What parents need to know
Parents Need to Know
Parents need to know that this reality series -- which centers on the day-to-day operations of Southwest Airlines -- highlights both positive and negative interactions with customers. Many of the featured customers are angry and/or intoxicated and, as a result, yell and/or openly swear at Southwest employees (words like "f--k" and "bulls--t" are bleeped out). Others exhibit odd or bizarre behavior (usually after drinking or taking tranquilizers to calm flying jitters). These scenes may be funny to adults, but they make the show iffy for tweens.
What's the story?
AIRLINE follows Southwest Airlines' day-to-day operations as passengers check in, board, and head off for their final destinations. Viewers watch as the airline's staff and crew deal with excited travelers, nervous fliers, and unhappily stranded customers and work to ensure the safe, timely passage of thousands of passengers. Every day, the employees meet lots of fascinating people with heartwarming (and sometimes heartbreaking) stories. But as airline regulations get tighter and the number of passengers increases, they must also contend with dissatisfied and often irate customers who believe they've been treated unfairly. Also challenging is staff's increased need to tag people who are too intoxicated to fly, many of whom are humorously dramatic and belligerent.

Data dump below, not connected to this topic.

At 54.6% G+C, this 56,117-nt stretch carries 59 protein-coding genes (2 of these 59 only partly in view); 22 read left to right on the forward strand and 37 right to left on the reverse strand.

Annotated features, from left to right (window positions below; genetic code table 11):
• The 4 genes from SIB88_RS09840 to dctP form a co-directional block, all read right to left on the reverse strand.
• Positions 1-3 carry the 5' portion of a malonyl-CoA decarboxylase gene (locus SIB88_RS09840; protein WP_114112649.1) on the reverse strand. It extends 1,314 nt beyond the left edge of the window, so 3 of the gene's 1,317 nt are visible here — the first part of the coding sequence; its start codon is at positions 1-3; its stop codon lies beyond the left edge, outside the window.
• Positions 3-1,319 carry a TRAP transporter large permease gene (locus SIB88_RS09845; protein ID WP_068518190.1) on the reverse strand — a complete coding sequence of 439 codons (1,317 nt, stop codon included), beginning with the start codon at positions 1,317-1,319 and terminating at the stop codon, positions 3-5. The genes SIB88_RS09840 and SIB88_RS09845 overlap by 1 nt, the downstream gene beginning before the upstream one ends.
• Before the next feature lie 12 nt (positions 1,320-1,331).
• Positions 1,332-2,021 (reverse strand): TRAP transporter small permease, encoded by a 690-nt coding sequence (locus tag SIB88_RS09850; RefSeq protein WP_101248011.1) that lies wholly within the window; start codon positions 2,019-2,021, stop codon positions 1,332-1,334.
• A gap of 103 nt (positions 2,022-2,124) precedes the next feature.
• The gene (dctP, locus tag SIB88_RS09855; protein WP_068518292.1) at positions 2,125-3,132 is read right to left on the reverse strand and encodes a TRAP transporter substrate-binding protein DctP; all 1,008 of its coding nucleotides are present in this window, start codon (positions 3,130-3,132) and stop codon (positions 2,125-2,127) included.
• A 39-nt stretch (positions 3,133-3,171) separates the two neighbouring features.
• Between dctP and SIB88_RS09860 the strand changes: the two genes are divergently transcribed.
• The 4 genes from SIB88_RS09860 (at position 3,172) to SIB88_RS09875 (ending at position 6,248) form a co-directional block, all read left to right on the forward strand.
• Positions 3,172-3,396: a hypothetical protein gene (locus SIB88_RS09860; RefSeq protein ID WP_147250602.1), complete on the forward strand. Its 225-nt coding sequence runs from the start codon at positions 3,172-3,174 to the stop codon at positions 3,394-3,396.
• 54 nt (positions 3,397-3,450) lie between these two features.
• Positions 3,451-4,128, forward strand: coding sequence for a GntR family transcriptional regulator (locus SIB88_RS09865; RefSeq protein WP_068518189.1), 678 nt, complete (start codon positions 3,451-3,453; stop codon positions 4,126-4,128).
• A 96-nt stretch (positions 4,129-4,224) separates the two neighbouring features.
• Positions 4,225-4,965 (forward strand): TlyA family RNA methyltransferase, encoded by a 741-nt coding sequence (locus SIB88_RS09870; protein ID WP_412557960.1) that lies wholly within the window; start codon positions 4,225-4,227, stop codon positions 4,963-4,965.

Is it any good?
The ups and downs faced by both Southwest customers and staff members may provide some entertaining viewing moments, but AIRLINE might also strike a sore nerve in folks who are no stranger to the inconveniences associated with air travel. It doesn't help when Southwest employees are sometimes unaccommodating or rude when enforcing their policies.
But despite some off-putting moments, the show is absorbing -- as well as a unique promotional vehicle for the airline. It also demonstrates that while working for an airline isn't always easy, it does come with its share of interesting experiences.
Families can talk about...
Families can talk about TV shows that blur the lines between entertainment and advertising. What do companies like Southwest Airlines gain by having their successes and failures on television? Does it help or hurt the company's reputation? Families can also discuss how the customers react on the show. What are some more constructive ways to communicate dissatisfaction or handle stressful situations?